Sponsors Less Optimistic than Advisers About Participants’ Retirement Readiness

A survey by Voya also found that sponsors do not always understand the services that advisers provide, which means that advisers need to communicate their value more effectively.

Sponsors are far less sanguine than advisers about participants’ retirement readiness, according to a new survey by Voya Investment Management, “Survey of the Retirement Landscape: Challenges and Opportunities for DC-Focused Advisors.”

The survey also found that sponsors do not always recognize the services that advisers provide, potentially leading to confusion about what benefits they receive from the fees they pay, Voya says. This means that advisers need to do a better job of communicating their value proposition, the firm says.

Large plan sponsors are more likely to recognize their advisers provide support for investment selection and fiduciary responsibility, but less likely to recognize support for financial wellness. By contrast, small- and mid-size sponsors are more likely to say their adviser supports financial wellness, but perceive less help with the selection of service providers.

“We found that the issue of retirement readiness is more of an issue for plan sponsors and is often an area where they could do more to address the topic with participants,” says Michael De Feo, managing director and head of retirement and investment only at Voya Investment Management. “On the other hand, advisers are more optimistic, perhaps because they have been able to convince their sponsor clients of how important this is and have provided them with the tools for these conversations. Plan compliance remains a top concern for both advisers and sponsors, but a number of new issues emerged that weren’t on the radar of advisers or sponsors in the past, such as cybersecurity, which will only grow in importance.”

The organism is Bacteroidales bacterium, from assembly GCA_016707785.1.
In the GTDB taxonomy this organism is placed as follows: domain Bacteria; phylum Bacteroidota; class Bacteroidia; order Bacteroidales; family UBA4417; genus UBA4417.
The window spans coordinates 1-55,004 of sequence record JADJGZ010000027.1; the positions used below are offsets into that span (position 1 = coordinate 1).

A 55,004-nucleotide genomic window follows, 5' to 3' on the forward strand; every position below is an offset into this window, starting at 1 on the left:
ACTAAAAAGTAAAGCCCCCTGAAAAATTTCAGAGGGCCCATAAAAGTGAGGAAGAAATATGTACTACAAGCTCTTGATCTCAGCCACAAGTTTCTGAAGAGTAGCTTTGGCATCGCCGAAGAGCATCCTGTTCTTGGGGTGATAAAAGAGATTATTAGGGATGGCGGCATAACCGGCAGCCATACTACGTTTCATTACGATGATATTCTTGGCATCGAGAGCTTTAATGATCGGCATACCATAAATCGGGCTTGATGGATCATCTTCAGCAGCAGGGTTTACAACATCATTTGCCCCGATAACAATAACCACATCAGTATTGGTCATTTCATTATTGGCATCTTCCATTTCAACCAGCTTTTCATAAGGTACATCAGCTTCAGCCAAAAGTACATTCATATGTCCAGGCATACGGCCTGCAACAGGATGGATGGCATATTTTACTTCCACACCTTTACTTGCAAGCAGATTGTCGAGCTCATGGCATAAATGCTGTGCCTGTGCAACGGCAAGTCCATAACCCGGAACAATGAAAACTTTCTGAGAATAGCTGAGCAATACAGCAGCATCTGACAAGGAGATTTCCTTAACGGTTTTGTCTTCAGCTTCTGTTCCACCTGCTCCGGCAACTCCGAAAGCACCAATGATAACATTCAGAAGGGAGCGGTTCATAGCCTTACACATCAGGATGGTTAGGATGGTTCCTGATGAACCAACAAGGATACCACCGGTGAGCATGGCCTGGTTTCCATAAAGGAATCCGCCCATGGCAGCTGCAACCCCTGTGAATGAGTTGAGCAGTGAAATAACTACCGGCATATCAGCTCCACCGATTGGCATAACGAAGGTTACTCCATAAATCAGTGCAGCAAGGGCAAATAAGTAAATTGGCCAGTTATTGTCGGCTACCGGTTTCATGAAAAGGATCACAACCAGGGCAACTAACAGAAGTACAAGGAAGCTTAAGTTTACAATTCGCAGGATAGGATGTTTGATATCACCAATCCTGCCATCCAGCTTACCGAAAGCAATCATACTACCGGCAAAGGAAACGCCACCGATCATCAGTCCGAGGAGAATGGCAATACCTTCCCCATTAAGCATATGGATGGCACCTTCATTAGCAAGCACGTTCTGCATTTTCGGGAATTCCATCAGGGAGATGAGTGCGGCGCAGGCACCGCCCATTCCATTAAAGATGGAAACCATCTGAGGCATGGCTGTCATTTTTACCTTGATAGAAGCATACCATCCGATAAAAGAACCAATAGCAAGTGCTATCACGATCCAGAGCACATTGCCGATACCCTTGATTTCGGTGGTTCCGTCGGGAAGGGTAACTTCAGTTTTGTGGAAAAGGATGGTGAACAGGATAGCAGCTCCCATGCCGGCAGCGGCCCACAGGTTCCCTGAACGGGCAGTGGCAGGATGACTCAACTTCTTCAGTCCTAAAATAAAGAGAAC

Another emerging issue, Voya says, is helping caregivers for people of special needs; advisers are twice as likely as sponsors to say this is highly important. Advisers are also more likely to view a higher percentage of participants as caregivers.

“When you consider that, according to the U.S. Census Bureau, one in five workers has a disability, or one in six workers serve as a caregiver to an individual with a disability, you can see how important this is,” De Feo says.

The survey also found that advisers generally believe that sponsors need help understanding their fiduciary responsibilities, are overwhelming by compliance burdens, and demand more services from advisers. On the other hand, sponsors are less likely to say they need help with these issues.

Advisers said that sponsors’ biggest concern is fiduciary/compliance issues, but sponsors ranked this as fourth biggest. Voya says this suggests there may be fewer opportunities to discuss these issues than advisers think. Advisers think market volatility is sponsors’ top ten biggest concern, but in reality, it is their fifth. What sponsors and advisers do agree on is the importance of educating participants.

Voya’s findings are based on an online survey of 307 sponsors and 204 advisers conducted last December. Brookmark Research and Practical Perspectives assisted with the development, execution and analysis of the surveys.